HHS Overrules FDA on Plan B

Despite scientific evidence that Plan B emergency contraception is safe for women of all ages, the department of Health and Human Services declined to approve it for over-the-counter use.

Dec 10, 2011
Tia Ghose


After the department of Health and Human Services (HHS) overruled the Food and Drug Administration (FDA) on Wednesday regarding the approval of emergency contraceptive Plan B, many are wondering whether politics, not science, guided the decision. The department ruled to keep existing restrictions on Plan B, which currently cannot be sold without a prescription to those younger than 17, despite the FDA’s conclusion that the drug was safe and effective for fertile women of all ages and should be available over-the-counter.

As a rationale for keeping the restrictions in place, HHS head Kathleen Sebelius said that about 10 percent of women as young as 11 are physically capable of getting pregnant but may lack the cognitive and behavioral development to use Plan B properly.

But many question the scientific merits of the decision. FDA director Margaret Hamburg released a statement in response reiterating that the scientific evidence suggests Plan B is “is safe and effective and should be approved for nonprescription use for all females of child-bearing potential," ScienceInsider reported. The FDA Office of Women’s Health head Susan Wood previously stated that much riskier drugs, such as acetaminophen (Tylenol), are routinely available over-the-counter. “One of the president’s first executive orders was that we will use science to guide decisions and not politics,” one White House official told The Washington Post.  “And I don’t understand how this can possibly square with science.”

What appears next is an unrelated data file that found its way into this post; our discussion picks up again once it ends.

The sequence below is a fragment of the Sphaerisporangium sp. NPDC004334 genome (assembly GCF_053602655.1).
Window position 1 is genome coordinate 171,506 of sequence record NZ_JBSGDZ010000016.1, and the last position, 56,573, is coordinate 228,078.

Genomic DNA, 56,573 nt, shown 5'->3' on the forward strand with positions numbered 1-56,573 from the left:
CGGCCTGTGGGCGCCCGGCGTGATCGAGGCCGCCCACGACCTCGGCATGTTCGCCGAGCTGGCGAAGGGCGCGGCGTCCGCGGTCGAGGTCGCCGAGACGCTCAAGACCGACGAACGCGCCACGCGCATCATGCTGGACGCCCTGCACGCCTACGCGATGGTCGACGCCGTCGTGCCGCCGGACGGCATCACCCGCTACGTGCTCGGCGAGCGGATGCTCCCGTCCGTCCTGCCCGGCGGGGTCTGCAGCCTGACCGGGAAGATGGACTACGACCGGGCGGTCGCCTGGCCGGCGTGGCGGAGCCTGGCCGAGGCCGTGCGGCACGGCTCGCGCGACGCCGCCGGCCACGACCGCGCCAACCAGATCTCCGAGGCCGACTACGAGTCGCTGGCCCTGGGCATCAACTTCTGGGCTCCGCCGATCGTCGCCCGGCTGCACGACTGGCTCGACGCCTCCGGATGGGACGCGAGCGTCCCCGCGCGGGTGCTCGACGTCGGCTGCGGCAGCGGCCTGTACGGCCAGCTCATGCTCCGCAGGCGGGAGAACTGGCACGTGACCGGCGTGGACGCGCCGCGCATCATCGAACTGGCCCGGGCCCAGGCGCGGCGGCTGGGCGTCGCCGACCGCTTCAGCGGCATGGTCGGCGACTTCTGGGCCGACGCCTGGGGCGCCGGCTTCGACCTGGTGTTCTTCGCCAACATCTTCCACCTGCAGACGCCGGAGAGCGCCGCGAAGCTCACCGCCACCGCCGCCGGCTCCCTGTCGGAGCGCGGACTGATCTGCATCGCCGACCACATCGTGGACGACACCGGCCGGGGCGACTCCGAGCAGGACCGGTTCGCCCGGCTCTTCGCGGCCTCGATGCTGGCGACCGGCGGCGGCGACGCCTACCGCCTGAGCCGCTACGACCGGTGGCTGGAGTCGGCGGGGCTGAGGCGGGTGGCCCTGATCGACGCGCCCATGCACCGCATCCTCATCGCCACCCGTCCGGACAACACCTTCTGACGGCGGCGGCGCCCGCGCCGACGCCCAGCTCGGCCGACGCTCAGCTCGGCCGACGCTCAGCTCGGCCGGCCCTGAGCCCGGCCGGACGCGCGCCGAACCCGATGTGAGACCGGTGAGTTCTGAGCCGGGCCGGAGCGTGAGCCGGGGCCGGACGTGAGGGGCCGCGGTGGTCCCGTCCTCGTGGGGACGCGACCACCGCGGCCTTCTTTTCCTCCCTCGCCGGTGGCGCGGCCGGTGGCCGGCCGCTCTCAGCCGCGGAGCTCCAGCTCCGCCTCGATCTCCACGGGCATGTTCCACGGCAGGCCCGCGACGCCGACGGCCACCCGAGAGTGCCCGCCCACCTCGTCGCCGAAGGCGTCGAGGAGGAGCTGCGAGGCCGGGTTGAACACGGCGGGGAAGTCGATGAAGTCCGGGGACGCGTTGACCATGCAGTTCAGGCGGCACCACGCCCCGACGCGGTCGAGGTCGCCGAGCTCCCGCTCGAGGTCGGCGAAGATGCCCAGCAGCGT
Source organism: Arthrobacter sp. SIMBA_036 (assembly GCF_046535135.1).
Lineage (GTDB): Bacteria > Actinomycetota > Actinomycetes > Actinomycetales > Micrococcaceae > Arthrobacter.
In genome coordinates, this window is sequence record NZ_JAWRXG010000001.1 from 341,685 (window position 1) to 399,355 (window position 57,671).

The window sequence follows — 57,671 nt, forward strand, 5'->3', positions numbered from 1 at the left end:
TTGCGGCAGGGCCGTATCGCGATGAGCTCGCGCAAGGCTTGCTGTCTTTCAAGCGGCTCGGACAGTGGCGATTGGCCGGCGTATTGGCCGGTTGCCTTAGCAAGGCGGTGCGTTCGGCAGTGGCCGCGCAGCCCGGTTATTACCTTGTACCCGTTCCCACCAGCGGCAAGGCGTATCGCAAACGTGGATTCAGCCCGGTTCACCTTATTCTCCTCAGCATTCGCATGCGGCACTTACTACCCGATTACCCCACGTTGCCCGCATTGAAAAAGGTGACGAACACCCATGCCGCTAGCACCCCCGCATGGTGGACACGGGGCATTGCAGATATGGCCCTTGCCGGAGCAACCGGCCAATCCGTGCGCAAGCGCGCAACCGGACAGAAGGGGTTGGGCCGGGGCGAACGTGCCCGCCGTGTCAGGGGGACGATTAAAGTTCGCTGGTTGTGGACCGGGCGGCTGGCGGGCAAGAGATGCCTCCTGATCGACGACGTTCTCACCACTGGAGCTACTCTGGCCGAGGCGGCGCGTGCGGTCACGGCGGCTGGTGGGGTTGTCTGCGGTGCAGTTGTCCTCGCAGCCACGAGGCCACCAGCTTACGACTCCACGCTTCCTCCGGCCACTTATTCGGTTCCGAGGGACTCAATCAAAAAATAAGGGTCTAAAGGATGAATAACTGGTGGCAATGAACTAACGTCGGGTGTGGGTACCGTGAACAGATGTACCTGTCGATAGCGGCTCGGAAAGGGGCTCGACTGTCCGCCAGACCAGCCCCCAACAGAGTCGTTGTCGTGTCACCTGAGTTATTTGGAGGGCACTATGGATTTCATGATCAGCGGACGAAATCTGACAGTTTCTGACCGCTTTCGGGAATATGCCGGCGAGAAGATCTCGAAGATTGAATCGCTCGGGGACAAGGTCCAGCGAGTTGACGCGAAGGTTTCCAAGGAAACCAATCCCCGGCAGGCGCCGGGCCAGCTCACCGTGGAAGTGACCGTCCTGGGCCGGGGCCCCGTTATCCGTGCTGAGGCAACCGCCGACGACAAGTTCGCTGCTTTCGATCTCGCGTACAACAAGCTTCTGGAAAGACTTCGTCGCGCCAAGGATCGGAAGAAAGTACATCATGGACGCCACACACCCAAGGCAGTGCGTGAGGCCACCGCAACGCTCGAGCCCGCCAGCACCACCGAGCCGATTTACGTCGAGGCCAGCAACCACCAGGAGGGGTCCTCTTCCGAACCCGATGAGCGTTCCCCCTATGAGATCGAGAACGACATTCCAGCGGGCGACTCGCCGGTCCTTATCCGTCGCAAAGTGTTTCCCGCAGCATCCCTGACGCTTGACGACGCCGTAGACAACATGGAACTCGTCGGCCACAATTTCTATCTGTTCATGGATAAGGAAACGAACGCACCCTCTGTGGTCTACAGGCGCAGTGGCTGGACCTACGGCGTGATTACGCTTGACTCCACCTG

The pill is no stranger to controversy. The FDA was accused during the Bush administration of bowing to conservative politics by resisting all over-the-counter use for the drug.